8. Wow that's rough, I'm sorry to hear you missed out by that little. I have not found anywhere offering the TFI, I think you are correct that COVID is still affecting it. Is it the TEF express is more difficult? As an anglophone with intermediate French skills, do you have a rough guess as for how long one should study for the test or when the latest take can be taken? I'm not sure where to find the TEF's scheduled offerings.
  9. Not to hijack, but what if I were to fail the TFI on my first try, would I be eligible to re-take it for the same cycle? Also, what is the latest that one may take it for this cycle?
  10. Would you be able to say if McGill has a preference for evaluating a fully completed transcript versus a transcript with some credits to be completed still?
  11. Not to derail, but is the TEF Express the only option assuming TIF is not offered in-person due to covid?
  12. Hmm thanks for this info. Now I have to decide if I want to spend time studying for the LSAT or TFI 😕
  13. What dwight is saying is correct in regards to my question. There has been some past confusion over « While candidates with 60 credits of university studies are eligible to apply to the Faculty of Law, admission to the program is highly competitive. Almost all students admitted in the “University” category will have completed an undergraduate degree before starting our BCL/JD program. » However, I am asking specificially about the time of an application being submitted, NOT when one would be starting fall classes in admission. I understand admitting a candidate into the program who will not be completing their undergrad is very rare. In other words, do they evaluate an application more favorably if they are already graduated in comparison to someone who will be graduating.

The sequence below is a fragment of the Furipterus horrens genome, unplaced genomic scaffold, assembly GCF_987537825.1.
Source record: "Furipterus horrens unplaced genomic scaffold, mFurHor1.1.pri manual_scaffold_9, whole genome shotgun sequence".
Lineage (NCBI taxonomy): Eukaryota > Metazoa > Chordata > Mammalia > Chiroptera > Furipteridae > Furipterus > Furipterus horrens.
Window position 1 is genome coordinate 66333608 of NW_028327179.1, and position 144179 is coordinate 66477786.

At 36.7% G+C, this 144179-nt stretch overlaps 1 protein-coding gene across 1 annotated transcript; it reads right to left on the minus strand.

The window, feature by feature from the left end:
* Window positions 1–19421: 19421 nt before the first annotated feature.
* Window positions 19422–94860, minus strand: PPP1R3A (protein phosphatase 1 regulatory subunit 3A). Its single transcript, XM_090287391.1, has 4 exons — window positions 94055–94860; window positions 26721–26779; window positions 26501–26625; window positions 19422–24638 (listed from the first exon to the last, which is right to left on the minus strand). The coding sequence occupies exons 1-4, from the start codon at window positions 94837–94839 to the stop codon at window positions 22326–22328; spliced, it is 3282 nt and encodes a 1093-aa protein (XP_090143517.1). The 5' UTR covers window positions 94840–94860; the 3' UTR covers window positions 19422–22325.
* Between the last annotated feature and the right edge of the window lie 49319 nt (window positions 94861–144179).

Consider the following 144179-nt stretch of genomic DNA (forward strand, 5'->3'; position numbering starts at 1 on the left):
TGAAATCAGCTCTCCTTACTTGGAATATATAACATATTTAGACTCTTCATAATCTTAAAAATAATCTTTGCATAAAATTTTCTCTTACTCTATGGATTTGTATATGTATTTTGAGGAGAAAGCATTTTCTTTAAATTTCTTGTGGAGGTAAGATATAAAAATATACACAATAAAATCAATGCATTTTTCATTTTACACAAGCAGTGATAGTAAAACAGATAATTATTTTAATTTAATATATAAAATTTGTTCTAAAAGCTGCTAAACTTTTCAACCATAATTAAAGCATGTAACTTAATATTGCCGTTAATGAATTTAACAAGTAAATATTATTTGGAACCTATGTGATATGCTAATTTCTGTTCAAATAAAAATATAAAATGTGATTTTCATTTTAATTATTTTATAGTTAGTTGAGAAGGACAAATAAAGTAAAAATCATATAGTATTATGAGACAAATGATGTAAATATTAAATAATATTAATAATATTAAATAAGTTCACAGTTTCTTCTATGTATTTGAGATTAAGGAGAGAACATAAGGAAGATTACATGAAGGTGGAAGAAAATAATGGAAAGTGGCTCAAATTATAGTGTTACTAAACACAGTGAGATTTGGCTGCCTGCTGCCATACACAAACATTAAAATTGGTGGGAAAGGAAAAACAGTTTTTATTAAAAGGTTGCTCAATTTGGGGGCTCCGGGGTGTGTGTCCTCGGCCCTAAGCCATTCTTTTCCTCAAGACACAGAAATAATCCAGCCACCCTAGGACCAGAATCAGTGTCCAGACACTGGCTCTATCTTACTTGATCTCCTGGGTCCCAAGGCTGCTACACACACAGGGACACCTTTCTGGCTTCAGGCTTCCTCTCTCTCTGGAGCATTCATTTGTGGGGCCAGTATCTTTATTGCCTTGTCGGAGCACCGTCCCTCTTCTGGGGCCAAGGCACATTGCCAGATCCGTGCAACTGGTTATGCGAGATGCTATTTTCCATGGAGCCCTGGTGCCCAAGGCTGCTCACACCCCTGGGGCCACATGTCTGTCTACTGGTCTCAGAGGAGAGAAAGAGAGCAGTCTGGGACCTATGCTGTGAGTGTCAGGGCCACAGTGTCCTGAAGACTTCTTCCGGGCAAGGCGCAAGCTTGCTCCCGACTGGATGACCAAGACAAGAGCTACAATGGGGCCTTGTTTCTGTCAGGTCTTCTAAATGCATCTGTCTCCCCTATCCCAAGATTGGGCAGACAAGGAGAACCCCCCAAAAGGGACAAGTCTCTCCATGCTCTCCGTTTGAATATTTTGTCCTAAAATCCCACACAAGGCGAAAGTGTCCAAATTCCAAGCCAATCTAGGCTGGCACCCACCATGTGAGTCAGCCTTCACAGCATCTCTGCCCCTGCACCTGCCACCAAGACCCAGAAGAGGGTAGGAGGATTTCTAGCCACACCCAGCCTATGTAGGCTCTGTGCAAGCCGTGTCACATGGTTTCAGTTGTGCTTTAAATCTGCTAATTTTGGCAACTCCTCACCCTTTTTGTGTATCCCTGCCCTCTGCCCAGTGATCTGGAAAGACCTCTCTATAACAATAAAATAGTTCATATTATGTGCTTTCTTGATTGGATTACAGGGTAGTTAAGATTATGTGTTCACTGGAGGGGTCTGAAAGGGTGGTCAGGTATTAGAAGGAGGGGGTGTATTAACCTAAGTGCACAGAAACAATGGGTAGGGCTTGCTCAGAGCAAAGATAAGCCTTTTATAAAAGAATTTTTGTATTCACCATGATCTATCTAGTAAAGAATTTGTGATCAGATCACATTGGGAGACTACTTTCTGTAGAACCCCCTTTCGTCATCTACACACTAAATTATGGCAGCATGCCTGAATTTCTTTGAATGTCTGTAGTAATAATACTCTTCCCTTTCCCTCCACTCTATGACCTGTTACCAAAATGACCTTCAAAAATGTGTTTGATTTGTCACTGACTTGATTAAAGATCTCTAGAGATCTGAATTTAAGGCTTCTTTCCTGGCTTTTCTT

14. In regards to McGill, would they consider an applicant more competitive if they applied with a completed degree at the time of application in comparison to someone who has 60 credits completed? Both applicants hypothetically would be graduated at the time of starting law classes, however one applicant is graduated at the time of application, while the other is in their 3rd year of undergrad.
  15. I have a 4.02/4.3 GPA from JMSB, which I am well aware is a respectable GPA, however, the reason I am making this thread is because I am wondering if UDEM considers any other elements in an applicants' besides GPA? I was refused from McGill last cycle (likely due to poor EC's and PS). I absolutely have some concerns studying fully in French for the first time in many years, as I am an anglophone and not 100% confident in my French being fluent. If my GPA is pretty close to being a sure thing for civil QC schools, then I may just want to brush up on my French for the next several months and prepare for the TFI because I'm not satisfied with my LSAT progress and I'm unsure if I want to write it for this cycle and potentially hurt my chances at McGill again. Also, when should I write the TFI? Should I only write it if I'm offered a conditional acceptance or do most applicants already write it at the time of their application? Thank you in advance, I've found this forum to be very helpful